Essential Doc Reads: Week of July 19, 2021
Essential Doc Reads is our curated selection of recent features and important news items about the documentary form and its processes, from around the internet, as well as from the Documentary magazine archive. We hope you enjoy!
The New York Review’s Caroline Fraser writes an essay on the genre of true crime and people’s love for it. Fraser refers to several podcasts and documentaries in this engrossing read.
Theories have attempted to explain the appeal. There’s the desire to see justice done, the satisfaction of solving mysteries, the need to allay fear by studying crimes, lest they happen to us. But no explanation ever seems to erase the vulgarity by association, and the appetite continues to inspire defensive justification. As such, true crime has become a literary outlier, a strangely unstable genre marketing itself as fact but often falling back on fictitious recreations and resolutions, as if truth alone could scarcely grapple with human depravity.
In the country with one of the most robust film production industries, single-screen cinemas are dying out. Over at NPR, Sushmita Pathak writes a paean to India’s fast disappearing cinemas.
"There should be at least one theater that is affordable for the common man like me," says Gole. "I used to take my family to Central Plaza every Sunday, on my day off."
Meghshyam Mahimkar, 78, says Central Plaza was like a temple to him and his friends. He's lost count of the number of movies he's seen there. Nowadays, like so many others, he peers at videos on his smartphone.
There's no comparison, he says, with watching a film in a talkie—where the stranger next to you cracks a joke and the entire row erupts in laughter.
“Even before the pandemic, film festivals faced an uphill battle in America,” begins Eric Kohn’s IndieWire essay on the need for film festivals to reinvent themselves. The publication, now 25, is running a special series of essays focussing on the future of movies and moviegoing.
And yet the film-festival mythology that Sundance rode to prominence in the ‘90s has run its course. Sundance and other festivals still curate new voices and exciting work, but we’re a long way from the starry-eyed days of the Quentin Tarantino and Robert Rodriguez origin stories or even the transgressive shock of New Queer Cinema. Those voices and others are still present and accounted for, but in some ways it’s a mature market. Most festival titles go to streamers, where they can reach the broadest audience but are unlikely to see much life in theaters, much less the cultural zeitgeist moments once experienced by Sex, Lies, and Videotape or Clerks.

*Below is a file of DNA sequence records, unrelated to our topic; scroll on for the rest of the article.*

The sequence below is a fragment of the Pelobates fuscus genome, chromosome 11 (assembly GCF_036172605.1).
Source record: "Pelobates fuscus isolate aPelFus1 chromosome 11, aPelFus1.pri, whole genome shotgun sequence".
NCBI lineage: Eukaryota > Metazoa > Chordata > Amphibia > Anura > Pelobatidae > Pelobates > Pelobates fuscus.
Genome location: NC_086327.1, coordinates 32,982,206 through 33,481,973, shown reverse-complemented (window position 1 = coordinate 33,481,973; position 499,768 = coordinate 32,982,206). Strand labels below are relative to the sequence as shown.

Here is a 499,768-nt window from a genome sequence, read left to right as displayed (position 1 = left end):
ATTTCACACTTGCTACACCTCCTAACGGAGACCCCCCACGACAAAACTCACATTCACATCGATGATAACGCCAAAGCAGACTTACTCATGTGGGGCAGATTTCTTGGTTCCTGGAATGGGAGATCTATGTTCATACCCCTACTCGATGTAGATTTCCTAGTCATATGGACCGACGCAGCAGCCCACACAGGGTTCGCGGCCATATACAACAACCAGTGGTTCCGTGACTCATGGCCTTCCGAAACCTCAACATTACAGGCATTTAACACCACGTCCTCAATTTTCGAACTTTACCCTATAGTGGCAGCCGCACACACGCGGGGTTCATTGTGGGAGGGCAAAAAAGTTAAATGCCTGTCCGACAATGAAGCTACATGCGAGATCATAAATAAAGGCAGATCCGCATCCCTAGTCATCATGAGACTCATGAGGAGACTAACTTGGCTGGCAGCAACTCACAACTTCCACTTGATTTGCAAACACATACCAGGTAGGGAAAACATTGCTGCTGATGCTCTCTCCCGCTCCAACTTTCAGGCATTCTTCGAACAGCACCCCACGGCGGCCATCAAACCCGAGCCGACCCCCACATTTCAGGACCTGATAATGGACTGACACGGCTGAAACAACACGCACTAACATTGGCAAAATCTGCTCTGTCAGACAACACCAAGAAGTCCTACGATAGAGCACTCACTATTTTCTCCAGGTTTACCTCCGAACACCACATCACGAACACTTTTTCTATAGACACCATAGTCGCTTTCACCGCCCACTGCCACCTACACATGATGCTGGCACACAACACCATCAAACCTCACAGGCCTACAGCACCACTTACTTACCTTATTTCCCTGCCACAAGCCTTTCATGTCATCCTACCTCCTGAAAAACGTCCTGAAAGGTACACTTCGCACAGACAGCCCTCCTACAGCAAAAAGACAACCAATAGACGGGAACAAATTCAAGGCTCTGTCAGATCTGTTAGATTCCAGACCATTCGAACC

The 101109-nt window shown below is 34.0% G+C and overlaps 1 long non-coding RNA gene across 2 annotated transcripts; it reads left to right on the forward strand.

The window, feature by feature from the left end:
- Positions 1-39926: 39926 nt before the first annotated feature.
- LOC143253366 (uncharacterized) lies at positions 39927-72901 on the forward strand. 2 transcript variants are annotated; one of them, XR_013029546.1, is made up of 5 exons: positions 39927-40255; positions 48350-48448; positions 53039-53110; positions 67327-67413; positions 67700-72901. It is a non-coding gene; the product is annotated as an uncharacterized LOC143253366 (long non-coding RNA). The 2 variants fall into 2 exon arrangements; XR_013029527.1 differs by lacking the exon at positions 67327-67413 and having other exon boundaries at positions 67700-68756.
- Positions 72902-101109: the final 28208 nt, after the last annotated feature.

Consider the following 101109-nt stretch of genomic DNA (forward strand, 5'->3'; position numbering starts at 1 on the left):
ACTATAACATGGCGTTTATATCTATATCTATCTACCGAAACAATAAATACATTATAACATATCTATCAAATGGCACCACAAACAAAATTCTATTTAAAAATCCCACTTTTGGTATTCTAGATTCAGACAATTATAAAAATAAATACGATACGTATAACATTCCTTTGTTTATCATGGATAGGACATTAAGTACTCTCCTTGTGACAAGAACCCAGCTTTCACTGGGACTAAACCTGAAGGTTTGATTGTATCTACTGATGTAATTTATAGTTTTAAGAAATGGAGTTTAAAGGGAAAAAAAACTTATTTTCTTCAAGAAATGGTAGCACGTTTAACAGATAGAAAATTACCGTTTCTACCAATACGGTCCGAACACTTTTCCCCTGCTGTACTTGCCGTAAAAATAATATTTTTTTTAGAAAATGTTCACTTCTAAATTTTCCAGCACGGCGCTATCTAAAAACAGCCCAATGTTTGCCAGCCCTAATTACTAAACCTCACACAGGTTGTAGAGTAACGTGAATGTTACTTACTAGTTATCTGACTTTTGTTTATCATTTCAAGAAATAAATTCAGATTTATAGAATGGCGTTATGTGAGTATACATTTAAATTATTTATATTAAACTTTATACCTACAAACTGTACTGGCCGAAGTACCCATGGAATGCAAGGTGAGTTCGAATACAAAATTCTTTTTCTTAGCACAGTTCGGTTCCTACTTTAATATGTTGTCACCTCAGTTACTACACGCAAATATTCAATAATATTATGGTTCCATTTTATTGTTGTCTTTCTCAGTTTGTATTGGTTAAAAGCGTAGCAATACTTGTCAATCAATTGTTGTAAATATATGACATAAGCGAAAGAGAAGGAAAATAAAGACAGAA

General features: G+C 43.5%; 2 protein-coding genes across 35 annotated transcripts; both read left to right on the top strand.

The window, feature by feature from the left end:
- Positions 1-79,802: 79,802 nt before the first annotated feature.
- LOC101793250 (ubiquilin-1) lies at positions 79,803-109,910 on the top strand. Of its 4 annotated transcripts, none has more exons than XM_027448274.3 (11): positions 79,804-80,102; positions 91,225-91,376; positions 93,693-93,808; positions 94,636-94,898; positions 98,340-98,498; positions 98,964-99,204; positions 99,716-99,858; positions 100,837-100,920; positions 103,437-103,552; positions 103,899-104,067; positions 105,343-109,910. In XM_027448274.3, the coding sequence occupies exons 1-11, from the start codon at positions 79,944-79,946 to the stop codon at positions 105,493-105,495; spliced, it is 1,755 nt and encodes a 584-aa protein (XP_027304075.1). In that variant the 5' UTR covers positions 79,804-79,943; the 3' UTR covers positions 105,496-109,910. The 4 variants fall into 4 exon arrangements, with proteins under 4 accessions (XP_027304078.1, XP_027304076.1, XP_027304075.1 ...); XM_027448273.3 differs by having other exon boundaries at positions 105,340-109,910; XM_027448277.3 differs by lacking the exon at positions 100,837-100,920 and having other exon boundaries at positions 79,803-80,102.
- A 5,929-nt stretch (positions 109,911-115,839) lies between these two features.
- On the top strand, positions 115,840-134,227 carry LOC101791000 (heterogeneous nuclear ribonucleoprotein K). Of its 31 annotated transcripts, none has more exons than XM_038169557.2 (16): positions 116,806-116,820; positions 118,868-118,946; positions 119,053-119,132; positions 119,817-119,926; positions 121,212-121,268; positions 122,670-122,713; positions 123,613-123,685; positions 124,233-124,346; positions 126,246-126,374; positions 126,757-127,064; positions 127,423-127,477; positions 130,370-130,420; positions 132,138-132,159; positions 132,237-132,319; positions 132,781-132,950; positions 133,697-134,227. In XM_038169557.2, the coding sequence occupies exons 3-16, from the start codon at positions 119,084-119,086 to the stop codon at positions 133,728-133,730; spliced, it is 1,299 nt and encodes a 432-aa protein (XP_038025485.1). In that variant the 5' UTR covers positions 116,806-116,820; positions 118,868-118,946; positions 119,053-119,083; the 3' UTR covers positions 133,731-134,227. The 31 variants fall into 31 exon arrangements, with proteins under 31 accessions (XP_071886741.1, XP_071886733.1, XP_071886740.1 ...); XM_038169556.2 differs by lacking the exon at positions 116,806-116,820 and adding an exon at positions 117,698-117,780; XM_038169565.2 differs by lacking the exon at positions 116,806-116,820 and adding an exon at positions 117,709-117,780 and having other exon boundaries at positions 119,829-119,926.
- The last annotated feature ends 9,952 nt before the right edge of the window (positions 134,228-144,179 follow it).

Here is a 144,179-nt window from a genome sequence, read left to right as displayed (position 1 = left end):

The New York Times’ Isabelia Herrera writes about two PBS documentaries that capture the nuances of the complexities at play in two Caribbean countries—Puerto Rico and the Dominican Republic.
The films lean into ambiguity and uncertainty, resisting a binary vision of pure abjection or simple victory. Landfall is prismatic, with no linear structure; it features multiple characters, creating an impressionistic composite of a community making sense of political instability and natural disaster. Stateless features three main characters, but pushes against the demand for a neat story about the triumph of the human spirit. Both films exist in a documentary landscape that tends to default toward hope.
The Ringer’s Alison Herman writes on Roadrunner: A Film About Anthony Bourdain and explores the double-edged ethics within the documentary, even beyond its controversial use of AI.
But the fact remains that Argento is a part of Bourdain’s story, and therefore Roadrunner’s; in avoiding the “game,” Roadrunner simply settles on “they said.” She’s still a presence, even if she wasn’t given the opportunity to be an active one—an opportunity that’s as much about fairness to Argento as it is Neville’s credibility as a documentarian. (Argento may well have declined the invitation, had one actually been made; at least Neville could then have said he extended it.)
For Hyperallergic, Ela Bittencourt offers some excellent off-the-beaten-track animated viewing suggestions, ranging from a “mischievously psychosexual short to an allegory for post-WWII Europe.”
Lewis Klahr is one of the most renowned living independent American animators, turning collages of imagery from many different sources into allegorical stories. This episodic feature is a reeling look at late capitalism, featuring recurring motifs like waddled dollar bills and numbers, pulsating dots, ordinary objects, and cutout figures from cartoons à la Lichtenstein. In the chapter Ratchet the margin, a parade of alluring food brands underscores how essential goods, such as food and medical care, are now branded commodities.
From the Archive, Winter 2009 Issue: “'Waltz with Bashir': The Fallibility Yet Persistence of Memory”
"There is a contradiction in the film," says the director. "It's really beautiful: War is horrific, but the design is romantic. I'm aware of that, and it's one of my main intentions to attract you as an audience."
The unorthodox use of animation makes us keenly aware of the form--and how we experience representations of war, violence and suffering.
In the film, a trauma specialist tells Folman about a soldier who walked through combat "looking at everything through an imaginary camera." Then, confronted with a field of slaughtered horses, his camera breaks. "Watching the war on film protected him." We might ask: does it protect us?